Abdallah Saleh Possi, the Tanzanian Ambassador to Germany, and District Mayor Martin Hikel were among those who renamed former Wissmannstrasse in Berlin’s Neukölln district on Friday. It is now Lucy Lameck Strasse. The renaming had valid reasons.
Berlin, April 23rd, 2021 (The Berlin Spectator) — “There is an end and a beginning today”, Neukölln’s District Mayor Martin Hikel said at the renaming ceremony. “This is the end of Wissmannstrasse. In 1890, it was named after one of the key players of Germany’s colonialism.” Indeed, Hermann von Wissmann was the ‘colonial administrator’ of ‘German East Africa’. He contributed to the colonization by violently crushing the resistance in the area of today’s countries Tanzania, Burundi and Rwanda. “Today, we know Wissmann was not a hero, but a murderer”, Hikel stated.
‘Dedicated Fighter Against Colonialism’
Since the cultural venue ‘Werkstatt der Kulturen’ had been established in Wissmannstrasse in 1993, the street name had been discussed, the District Mayor said. Since, many people had become active with the goal of finally getting rid of it. Hikel mentioned Mnyaka Sururu Mboro, one of the founders of the association ‘Berlin Postkolonial’ who has been part of the efforts, and who was part of the event. “Because street names are present permanently, they are not trivial”, Martin Hikel told residents, other politicians and activists who came to the ceremony.
Lucy Lameck had been “a dedicated fighter against colonialism and the first woman in Tanzania’s parliament”, Hikel said. The fact that the street was named after her now was “a statement for equal rights for women in our society”. Tanzania had needed to become independent from Germany, in order to be able to build a democracy. And Lucy Lameck had been a staunch opponent of heteronomy. “Neukölln can be proud to have a Lucy Lameck Street, starting today”, Mayor Hikel stated.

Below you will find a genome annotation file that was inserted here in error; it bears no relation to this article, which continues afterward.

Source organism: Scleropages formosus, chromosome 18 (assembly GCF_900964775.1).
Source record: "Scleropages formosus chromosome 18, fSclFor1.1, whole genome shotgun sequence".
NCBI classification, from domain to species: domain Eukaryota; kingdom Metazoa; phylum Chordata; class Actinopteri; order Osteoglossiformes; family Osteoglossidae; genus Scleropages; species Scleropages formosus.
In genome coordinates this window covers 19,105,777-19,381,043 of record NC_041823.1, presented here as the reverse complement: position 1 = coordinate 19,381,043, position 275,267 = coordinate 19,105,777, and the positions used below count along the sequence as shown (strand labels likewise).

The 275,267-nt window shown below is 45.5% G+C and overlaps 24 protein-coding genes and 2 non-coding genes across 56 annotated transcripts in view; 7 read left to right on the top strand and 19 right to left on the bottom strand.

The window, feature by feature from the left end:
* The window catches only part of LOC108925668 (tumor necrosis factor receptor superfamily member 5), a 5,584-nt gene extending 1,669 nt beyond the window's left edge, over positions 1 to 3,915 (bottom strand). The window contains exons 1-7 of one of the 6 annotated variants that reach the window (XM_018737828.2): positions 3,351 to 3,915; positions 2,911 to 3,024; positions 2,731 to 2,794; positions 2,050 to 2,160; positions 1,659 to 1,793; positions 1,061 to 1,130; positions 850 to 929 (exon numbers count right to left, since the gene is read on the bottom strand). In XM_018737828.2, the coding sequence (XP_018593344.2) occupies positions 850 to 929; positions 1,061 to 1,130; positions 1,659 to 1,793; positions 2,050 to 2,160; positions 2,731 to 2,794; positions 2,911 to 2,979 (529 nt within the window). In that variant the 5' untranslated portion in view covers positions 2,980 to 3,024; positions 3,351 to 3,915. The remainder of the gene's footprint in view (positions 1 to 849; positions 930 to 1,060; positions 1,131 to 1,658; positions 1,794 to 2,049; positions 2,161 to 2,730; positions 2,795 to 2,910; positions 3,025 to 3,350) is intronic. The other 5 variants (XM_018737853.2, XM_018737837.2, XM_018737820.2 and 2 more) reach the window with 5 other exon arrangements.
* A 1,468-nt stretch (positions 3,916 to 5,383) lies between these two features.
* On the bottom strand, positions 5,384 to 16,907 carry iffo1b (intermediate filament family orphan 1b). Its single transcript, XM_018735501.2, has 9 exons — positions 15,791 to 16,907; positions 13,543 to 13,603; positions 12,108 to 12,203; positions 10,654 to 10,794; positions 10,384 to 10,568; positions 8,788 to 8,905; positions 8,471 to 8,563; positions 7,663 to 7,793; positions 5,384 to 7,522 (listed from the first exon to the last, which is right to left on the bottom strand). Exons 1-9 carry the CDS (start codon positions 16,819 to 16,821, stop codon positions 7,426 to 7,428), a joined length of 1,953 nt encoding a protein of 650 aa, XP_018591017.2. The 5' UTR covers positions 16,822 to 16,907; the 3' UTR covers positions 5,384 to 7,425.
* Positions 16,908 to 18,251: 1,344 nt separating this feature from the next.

‘Best Friends with a Troubled History’
Ambassador Abdallah Saleh Possi thanked all individuals “who are keeping the discussion about colonialism alive” and the district councilors who had voted to replace the old street name with that of Lucy Lameck. “For Tanzania, this occasion is of particular importance”, the Ambassador said at the renaming ceremony in Berlin’s multicultural Neukölln district. “Today, Tanzania and Germany can be compared to two best friends with a troubled history.” Both had “no option, but to overcome the past”, including the “unpleasant colonial history”, Possi stated.
Several excellent artists played from Germany and African countries played World Music at the event which was supposed to be a big street fest. Instead, only 50 guests were admitted to the main part of the ceremony because of the Corona rules. Ambassador Possi, District Mayor Hikel, the activist Mboro and neighbors finally gathered at one of the street name signs. Hikel climbed a ladder, in spite of the fact that he is extremely tall, in order to take off the Wissmannstrasse sign, before uncovering the new one that says ‘Lucy Lameck Strasse’ (spelled ‘Lucy-Lameck-Straße’ in German).
Second Wissmannstrasse to be Renamed
Berlin has more streets, squares and train stations that are supposed to be renamed because today’s names are either racist or glorify colonialists. For instance, there is another Wissmannstrasse in the German capital. Not for much longer. Members of the right-wing extremist party AfD had tried to prevent the Neukölln renaming from happening, without success.
Related feature: Berlin: The Renaming of a Street and the Complications that Arise
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